The population analysis found that in-migration is increasing with our younger population (25-40 years old), however we are still aging as a community. Our existing population is choosing to stay in Cary through retirement. We also have significant diversity (particularly Asian population) and very high educational achievement. Areas of opportunity relate to addressing the needs of seniors, first time homebuyers, special populations (needing ADA or other accommodations), and affordability (particularly workforce housing). This correlates with the range of housing types discussed above and with specific accommodations to meet the needs of these populations.

The Plan discusses the relationship with other related priorities, including transit and the environment. Increased transit opportunities reduce personal vehicle dependence which can save folks hundreds of dollars a month by eliminating car payments, insurance, fuel and maintenance costs – money that can go towards other cost of living expenses.

Finally, the Plan suggests various program, legislative and funding strategies, which our staff will continue to evaluate and develop for Council to consider. But yeah, if you want to see us do more in this arena, we need help from our state legislature which means we need help from you in November.

Now to the Laurel Street mixed income project folks have been talking about.

One of the strategies in the plan is to identify under-utilized public lands for housing. The 5-acre parcel on Maynard Rd. that was originally purchased in 2007 for a new water tower - but not used for that purpose as we rehabilitated the Cary High School water tower instead - is currently Cary’s best opportunity. We recently purchased an additional 2-acre parcel from Wake County adjacent to East Cary Middle School to create a combined 7-acre parcel.

The selected developer, Laurel Street, is a mission-based developer. Consistent with the Plan, we are pursuing a mixed-income development (half market rate and half workforce/affordable). A total of 130 units are proposed (65/65). This site was selected for such a multi-family project as it checks a number of boxes related to housing affordability. It is in walking distance of three schools, shopping, retail uses and employment centers and is situated along a major transit line and future bus rapid transit (BRT) corridor.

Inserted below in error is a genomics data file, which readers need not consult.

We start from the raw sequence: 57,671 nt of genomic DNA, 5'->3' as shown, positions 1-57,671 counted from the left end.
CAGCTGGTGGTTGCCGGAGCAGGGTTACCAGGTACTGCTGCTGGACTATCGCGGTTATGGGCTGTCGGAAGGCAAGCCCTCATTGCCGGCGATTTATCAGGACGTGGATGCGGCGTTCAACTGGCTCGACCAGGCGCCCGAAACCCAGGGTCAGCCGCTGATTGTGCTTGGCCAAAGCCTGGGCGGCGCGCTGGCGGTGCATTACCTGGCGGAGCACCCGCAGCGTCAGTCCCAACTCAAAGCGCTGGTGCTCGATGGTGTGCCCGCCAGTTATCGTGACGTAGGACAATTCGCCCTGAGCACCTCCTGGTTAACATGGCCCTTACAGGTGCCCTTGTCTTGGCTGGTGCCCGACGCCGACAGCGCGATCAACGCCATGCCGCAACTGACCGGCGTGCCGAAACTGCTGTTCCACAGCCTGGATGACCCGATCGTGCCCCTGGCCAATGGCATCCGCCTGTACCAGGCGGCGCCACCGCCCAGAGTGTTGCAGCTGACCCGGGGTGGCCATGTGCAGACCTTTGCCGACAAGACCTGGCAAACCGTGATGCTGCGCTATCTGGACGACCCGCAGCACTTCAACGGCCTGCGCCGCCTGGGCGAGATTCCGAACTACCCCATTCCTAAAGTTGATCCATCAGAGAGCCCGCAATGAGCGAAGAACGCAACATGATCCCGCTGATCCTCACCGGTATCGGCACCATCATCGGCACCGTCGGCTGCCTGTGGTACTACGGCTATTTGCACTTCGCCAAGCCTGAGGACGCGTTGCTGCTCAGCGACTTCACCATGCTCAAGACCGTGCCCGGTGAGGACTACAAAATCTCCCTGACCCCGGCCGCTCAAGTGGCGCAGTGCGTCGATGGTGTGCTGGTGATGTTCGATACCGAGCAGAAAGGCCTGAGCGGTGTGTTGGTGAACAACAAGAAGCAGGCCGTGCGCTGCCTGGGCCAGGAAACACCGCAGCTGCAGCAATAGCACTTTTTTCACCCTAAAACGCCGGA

This proposal is not something akin to section 8 housing. The 65 affordable/workforce units will be for those making 50-80% of average median income. The AMI for Cary is roughly $107,000 so households living in these units will be earning somewhere between 50-80K. These folks could be our children’s teachers, first responders, personal service workers, nurses etc…

This proposal will come before council for public hearing soon – April 7th I believe. Our town staff continues to work with the surrounding community to address their concerns – at least those which we can.

Some of the adjustments to the proposal that Cary and Laurel Street have made in response to resident feedback/concerns to date include:

Moved the greenway further away from 603 Ryan Road's property line, per homeowner request

Decreasing the building height from 5 stories to AT MOST 4 stories. Keep in mind however that reduced building height impacts our ability to serve more families and/or runs the risk of increasing the building footprint resulting in a loss of green space and tree canopy

Moved the location of the building on the site to preserve more trees

Exploring road improvements to calm traffic and enhancements to project road access/landscaping

Updated construction plans to increase energy efficiency to potentially include solar

As is typical of most development projects, I am sure a few more changes will be made as this proposal works its way through the process – and there remain questions regarding management and selection criteria. That said, if anyone can work all this out it is our amazing town staff. If you have ever interacted with Ms. Mansa or Ms. Widmar, you know what I’m talking about. I also want to commend Councilmember Lori Bush for her vision and leadership on this project.

I also thank those who have contributed to shaping this proposal and for caring enough about your community to get involved. Like it or not, you have made this a better project.

Citizen feedback has been mixed with dozens of people contacting us both in support and opposition of the proposal. To that end I wanted to make sure that folks had current, accurate information in which to form an opinion and offer feedback. We will have a lot more detailed information once the staff report is completed soon.

I hope this helps and if anyone has further questions or comments you can contact me at or you can email the entire council at .